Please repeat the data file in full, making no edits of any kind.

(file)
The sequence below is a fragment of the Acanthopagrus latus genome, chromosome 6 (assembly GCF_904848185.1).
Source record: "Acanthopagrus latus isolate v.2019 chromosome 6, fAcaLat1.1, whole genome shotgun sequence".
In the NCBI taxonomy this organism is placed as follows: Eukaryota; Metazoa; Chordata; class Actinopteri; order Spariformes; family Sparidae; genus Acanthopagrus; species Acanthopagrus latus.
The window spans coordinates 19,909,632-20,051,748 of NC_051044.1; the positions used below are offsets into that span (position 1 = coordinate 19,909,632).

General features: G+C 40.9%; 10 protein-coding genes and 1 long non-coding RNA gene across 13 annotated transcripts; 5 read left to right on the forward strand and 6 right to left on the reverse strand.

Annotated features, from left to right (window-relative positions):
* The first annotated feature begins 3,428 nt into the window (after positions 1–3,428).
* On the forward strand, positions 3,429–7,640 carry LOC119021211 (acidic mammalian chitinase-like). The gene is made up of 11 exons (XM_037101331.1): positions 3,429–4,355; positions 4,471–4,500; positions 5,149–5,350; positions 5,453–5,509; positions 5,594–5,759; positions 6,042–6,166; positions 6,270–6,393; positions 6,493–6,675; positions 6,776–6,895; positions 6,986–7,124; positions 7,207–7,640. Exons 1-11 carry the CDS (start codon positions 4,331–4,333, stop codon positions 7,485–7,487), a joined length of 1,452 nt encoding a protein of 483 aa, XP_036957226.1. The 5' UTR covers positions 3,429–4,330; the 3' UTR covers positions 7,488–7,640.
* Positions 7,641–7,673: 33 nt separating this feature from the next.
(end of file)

The sequence below is a fragment of the Acanthopagrus latus genome, chromosome 6 (assembly GCF_904848185.1).
Source record: "Acanthopagrus latus isolate v.2019 chromosome 6, fAcaLat1.1, whole genome shotgun sequence".
In the NCBI taxonomy this organism is placed as follows: Eukaryota; Metazoa; Chordata; class Actinopteri; order Spariformes; family Sparidae; genus Acanthopagrus; species Acanthopagrus latus.
The window spans coordinates 19,909,632-20,051,748 of NC_051044.1; the positions used below are offsets into that span (position 1 = coordinate 19,909,632).

General features: G+C 40.9%; 10 protein-coding genes and 1 long non-coding RNA gene across 13 annotated transcripts; 5 read left to right on the forward strand and 6 right to left on the reverse strand.

Annotated features, from left to right (window-relative positions):
* The first annotated feature begins 3,428 nt into the window (after positions 1–3,428).
* On the forward strand, positions 3,429–7,640 carry LOC119021211 (acidic mammalian chitinase-like). The gene is made up of 11 exons (XM_037101331.1): positions 3,429–4,355; positions 4,471–4,500; positions 5,149–5,350; positions 5,453–5,509; positions 5,594–5,759; positions 6,042–6,166; positions 6,270–6,393; positions 6,493–6,675; positions 6,776–6,895; positions 6,986–7,124; positions 7,207–7,640. Exons 1-11 carry the CDS (start codon positions 4,331–4,333, stop codon positions 7,485–7,487), a joined length of 1,452 nt encoding a protein of 483 aa, XP_036957226.1. The 5' UTR covers positions 3,429–4,330; the 3' UTR covers positions 7,488–7,640.
* Positions 7,641–7,673: 33 nt separating this feature from the next.